Sunday, 31 May 2009

Cliff hanger

Cliff hanger? Of the many issues concerned with soaking in general, clothing or the lack of this seems to be an ever returning issue. And a divider between the communities who adhere to the principle the less the better (purists?), whereas others see bathing as an obscenity and if public bathing is essential (for health reasons) then preferably fully clothed (the prudists).

'A group of Mosuo women and tourists bathing in the famous hot springs of Yongning, Yunnan province, China. August 2007'.

What brought me to this subject was a photo in the April issue of the international National Geographic magazine. Due to copyright and so forth I can't post the photo nor give the exact location but only the link to the photo slide show. About half way through you'll come across the photo. It's caption is
'Lisu women bathe in thermal pools to celebrate the coming of spring. A proposed dam would drown this site, one of the valley's few remaining public baths. Developers have turned other springs into tourist resorts'.
This caption and photo sums up all what's wrong with soaks in Southeast Asia. (even though it's China, but Yunnan is a bit inbetween the two!) The soaks are disappearing or are being sold out, often to get rich quick schemes. The caption also seems unrelated, all the persons doing here is having a bath, but by the looks of this you could say it's a celebration of sorts.

But aside of this there was a response on to this photo and is as follows:
'there was an article about a town in Western China that’s dubbed itself Shangri-La, there was a picture of topless women bathing in a hot spring spa. It was, as is almost always the case with NG, [National Geographic] a nicely framed photo, but I immediately questioned whether they would have shown a picture like that of a group of women in say, Iceland, or Wyoming. I think not. To me, it was a glaring double-standard and strong evidence of othering. Naked “other” breasts in NG are practically a cliche'.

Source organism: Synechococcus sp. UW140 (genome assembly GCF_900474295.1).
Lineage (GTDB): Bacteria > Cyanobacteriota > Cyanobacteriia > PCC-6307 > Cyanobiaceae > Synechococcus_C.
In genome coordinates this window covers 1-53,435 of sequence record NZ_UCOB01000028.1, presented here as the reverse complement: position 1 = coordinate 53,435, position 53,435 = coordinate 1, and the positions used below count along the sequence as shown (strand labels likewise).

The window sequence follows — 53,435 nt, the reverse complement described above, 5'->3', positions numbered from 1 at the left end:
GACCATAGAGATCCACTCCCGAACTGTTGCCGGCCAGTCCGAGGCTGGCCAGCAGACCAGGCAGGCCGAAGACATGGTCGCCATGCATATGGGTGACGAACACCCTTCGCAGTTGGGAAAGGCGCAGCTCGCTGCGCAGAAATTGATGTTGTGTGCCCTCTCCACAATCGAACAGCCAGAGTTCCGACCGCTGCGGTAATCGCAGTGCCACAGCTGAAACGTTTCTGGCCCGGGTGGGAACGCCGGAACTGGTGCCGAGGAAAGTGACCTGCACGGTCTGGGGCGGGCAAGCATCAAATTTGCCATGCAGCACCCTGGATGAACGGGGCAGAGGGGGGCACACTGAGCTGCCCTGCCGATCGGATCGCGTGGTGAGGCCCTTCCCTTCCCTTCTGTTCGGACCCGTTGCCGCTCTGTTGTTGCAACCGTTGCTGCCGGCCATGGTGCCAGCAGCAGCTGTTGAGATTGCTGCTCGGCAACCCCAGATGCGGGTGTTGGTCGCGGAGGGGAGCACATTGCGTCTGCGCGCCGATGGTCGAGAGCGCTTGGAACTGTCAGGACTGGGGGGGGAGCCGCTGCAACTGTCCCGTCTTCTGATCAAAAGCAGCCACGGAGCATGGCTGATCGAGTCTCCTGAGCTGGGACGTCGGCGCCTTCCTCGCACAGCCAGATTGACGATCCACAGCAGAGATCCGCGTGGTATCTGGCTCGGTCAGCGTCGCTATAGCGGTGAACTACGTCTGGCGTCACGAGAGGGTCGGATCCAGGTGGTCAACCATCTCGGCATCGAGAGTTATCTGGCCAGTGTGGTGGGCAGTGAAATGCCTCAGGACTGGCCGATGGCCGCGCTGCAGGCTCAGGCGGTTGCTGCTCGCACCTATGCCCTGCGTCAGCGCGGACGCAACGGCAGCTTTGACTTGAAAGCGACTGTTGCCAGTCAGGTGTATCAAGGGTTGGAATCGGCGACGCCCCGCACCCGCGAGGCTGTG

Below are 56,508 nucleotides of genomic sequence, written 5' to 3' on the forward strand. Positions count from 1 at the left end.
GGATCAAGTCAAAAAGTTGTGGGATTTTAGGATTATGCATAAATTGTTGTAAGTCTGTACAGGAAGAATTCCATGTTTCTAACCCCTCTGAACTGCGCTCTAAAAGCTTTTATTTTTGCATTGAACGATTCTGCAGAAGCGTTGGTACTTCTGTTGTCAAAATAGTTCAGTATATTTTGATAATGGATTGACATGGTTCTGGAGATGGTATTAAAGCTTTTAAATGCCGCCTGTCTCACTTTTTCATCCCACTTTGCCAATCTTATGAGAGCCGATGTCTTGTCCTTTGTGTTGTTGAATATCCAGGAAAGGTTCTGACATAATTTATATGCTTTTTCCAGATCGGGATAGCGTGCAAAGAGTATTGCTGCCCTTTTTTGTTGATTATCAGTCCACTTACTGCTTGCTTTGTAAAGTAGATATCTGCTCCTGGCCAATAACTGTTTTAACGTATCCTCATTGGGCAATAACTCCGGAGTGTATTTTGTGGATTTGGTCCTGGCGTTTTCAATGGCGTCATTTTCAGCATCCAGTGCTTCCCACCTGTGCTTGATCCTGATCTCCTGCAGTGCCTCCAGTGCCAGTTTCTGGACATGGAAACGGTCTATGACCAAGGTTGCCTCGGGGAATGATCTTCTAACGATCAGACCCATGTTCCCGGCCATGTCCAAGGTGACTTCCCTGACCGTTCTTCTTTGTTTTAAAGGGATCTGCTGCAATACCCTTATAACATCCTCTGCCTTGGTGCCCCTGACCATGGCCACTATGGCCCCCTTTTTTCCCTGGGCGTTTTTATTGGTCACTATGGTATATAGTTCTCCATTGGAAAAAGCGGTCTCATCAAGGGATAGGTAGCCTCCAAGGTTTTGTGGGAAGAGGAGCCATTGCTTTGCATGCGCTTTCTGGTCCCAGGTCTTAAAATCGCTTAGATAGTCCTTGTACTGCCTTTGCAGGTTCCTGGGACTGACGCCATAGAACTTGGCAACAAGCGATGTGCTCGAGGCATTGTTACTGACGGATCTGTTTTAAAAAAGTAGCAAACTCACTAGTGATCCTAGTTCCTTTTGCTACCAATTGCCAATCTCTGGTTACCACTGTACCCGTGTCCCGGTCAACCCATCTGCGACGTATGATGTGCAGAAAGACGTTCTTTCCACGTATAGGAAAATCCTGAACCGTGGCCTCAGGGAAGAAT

Double standards (besides being racist one could also state that it is sexist) or not the photo itself does raise some issues concerning bathing rituals, worldwide and in Southeast Asia. Here at Soaking in Southeast Asia, we've waded into this debate briefly; on a few occasions just getting our toes wet so to say:
  • March 29, 2009 (Thai comment on Japanese onsen customs):
    'One inhibition for most Thai and even some Westerners, is the going naked part. But once you overcome it, the rest is easy and enjoyable. Keep in mind that you can use a little tower to cover your private part when out of the water. Sure enough the Japanese themselves do so too’.
  • February 28, 2009 (on Nepal and Rules of Chinese traditional hot spring bathes - Taiwan):
    'most bathed in their underwear'
    ''Requiring every person to soak only in their birthday suits seems to be a sanitary issue".
  • January 14, 2009 (Japan):